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Shannon  Walker preps for six-month stint at International Space Station

Shannon Walker_lgBY MIKE WILLIAMS
Rice News Staff

When Shannon Walker's boyfriend, Andy Thomas, went to the Russian space station Mir for 130 days in 1998, ham radio and the occasional e-mail were the only means of communication between the astronaut couple.

When Rice alumna Walker '87 will blast off from the Baikonur Cosmodrome in Kazakhstan in June for a six-month stint aboard the International Space Station (ISS), Thomas, now her husband, will be able to check on her anytime he likes simply by turning on NASA TV.

"He can look in and see what I'm up to every day if he wants," she said, laughing, during a press gathering with three of the six members of Expedition 24 at Johnson Space Center this week.

Walker is a flight engineer on the crew that will launch in two groups from Kazakhstan this year. The first trio departs April 2; Walker will join astronaut Doug Wheelock and cosmonaut and pilot Fyodor Yurchikhin aboard a second Soyuz capsule June 16.

She'll be part of a mission of firsts and finales.

Walker won't be the first Rice alum in orbit when she makes her initial flight, but she will be the first triple Owl, having earned her bachelor's, master's and doctorate in space science at the university.

She's also the first Houston-born astronaut. A graduate of Westbury High School, she became fascinated with space travel as a child and never wavered from her goal of going there someday.

Walker will be on a crew that achieves the record for the longest continuous manned presence in space, a mark previously held by Mir, which was occupied for just under 10 years. She will also be present when the first commercial spacecraft, the SpaceX Dragon, will rendezvous (but not dock) with the station. The Dragon is NASA's choice to lift cargo to the ISS after the shuttle program ends; it will also be capable of carrying crews into orbit, though no such missions have been set.

She also anticipates being at the ISS for the final visit by a space shuttle. The long-lived NASA program ends with the launch of Discovery, the last of four remaining flights, scheduled for Sept. 16. Payloads delivered by the final shuttle visits will also complete construction of the ISS, which began in 1998 – just a few months after Thomas returned to Earth from Mir. Wheelock noted Expedition 24 will see the transition of ISS to full utilization as a science lab and said the crew has discussed ways to celebrate the end of the shuttle era.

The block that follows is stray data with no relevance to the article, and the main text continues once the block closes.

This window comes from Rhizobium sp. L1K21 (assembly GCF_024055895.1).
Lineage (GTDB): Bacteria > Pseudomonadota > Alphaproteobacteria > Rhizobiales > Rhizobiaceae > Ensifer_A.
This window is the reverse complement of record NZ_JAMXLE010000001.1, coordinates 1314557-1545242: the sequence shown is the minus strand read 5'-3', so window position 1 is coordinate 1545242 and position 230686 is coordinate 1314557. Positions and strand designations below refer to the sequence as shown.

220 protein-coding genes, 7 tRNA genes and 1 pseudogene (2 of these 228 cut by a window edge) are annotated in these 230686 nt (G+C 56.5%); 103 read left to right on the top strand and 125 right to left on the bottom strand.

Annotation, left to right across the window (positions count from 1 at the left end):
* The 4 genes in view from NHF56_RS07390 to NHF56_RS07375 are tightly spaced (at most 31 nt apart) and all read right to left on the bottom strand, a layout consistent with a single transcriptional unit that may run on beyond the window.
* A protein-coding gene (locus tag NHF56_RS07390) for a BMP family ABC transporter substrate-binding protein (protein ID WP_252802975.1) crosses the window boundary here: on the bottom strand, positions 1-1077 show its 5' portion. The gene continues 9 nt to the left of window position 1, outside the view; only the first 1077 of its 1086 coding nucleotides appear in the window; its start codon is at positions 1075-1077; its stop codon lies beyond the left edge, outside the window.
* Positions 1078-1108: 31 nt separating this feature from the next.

Walker will be the co-pilot on Soyuz. Her duties onboard the ISS will include operation of the robotic arm, a specialty since early in her association with NASA. She's been heavily involved in solving ISS problems from the ground during her years at mission control in Houston and at the Russian control center.

"I know so much on the engineering side and not so much on the operations side," she said. "It's like, 'How do I turn this on?' But I can tell you all the problems that (a component has) had.

"I know how the control centers work. I know how to problem-solve. I know who's involved in working on the problems and can make a decision, so it is a big comfort factor. I have absolute confidence in the people in the ground, having known them for so many years."

Walker will take part in materials science experiments and in ongoing work to understand how the body reacts in space. "But the one I'm particularly excited about that does somewhat relate to my training (at Rice) is the Alpha Magnetic Spectrometer," due to launch with the shuttle Endeavor in late July. The particle physics module will "study the secrets of the universe by looking at cosmic rays and trying to understand information about antimatter and dark matter. That one's going to be neat for me to see onboard," she said.

Walker plans to fly a plaque for Rice that will become part of the new Brockman Hall for Physics when construction is complete next year. She'll also fly a watch owned by Amelia Earhart on behalf of the Ninety-Nines, the international organization of women pilots of which Earhart was the first president. "To me it represents how far women have come in the field of aviation and how far we can go," she said.

Walker places high value on what she brought to NASA from Rice. "Obviously, Rice is a top-notch engineering and science school, so the education there, just the general broad-based education I got in the sciences, has clearly helped me get to where I need to be, because this is what NASA's all about – science and engineering," she said.

Walker said she and her husband, residents of Seabrook, Texas, try to avoid talking shop at home, but he has offered hints on the practicalities of living in space. "So much of our training focuses on the systems and how to operate the station, and not just the day-to-day life -- how to slow down and really enjoy the experience," she said. "He wants to make sure I enjoy it and not just focus on work the whole time, as I am wont to do."

Her crewmate Wheelock, who will make his second visit to the ISS, knows Walker is in for something special. "The magic I felt when I first got to space on the space shuttle two years ago … was life-changing for me," he said. "I know the sacrifices she's made, so I cannot wait to see her experience that.

"I can't wait to see the look in her eyes."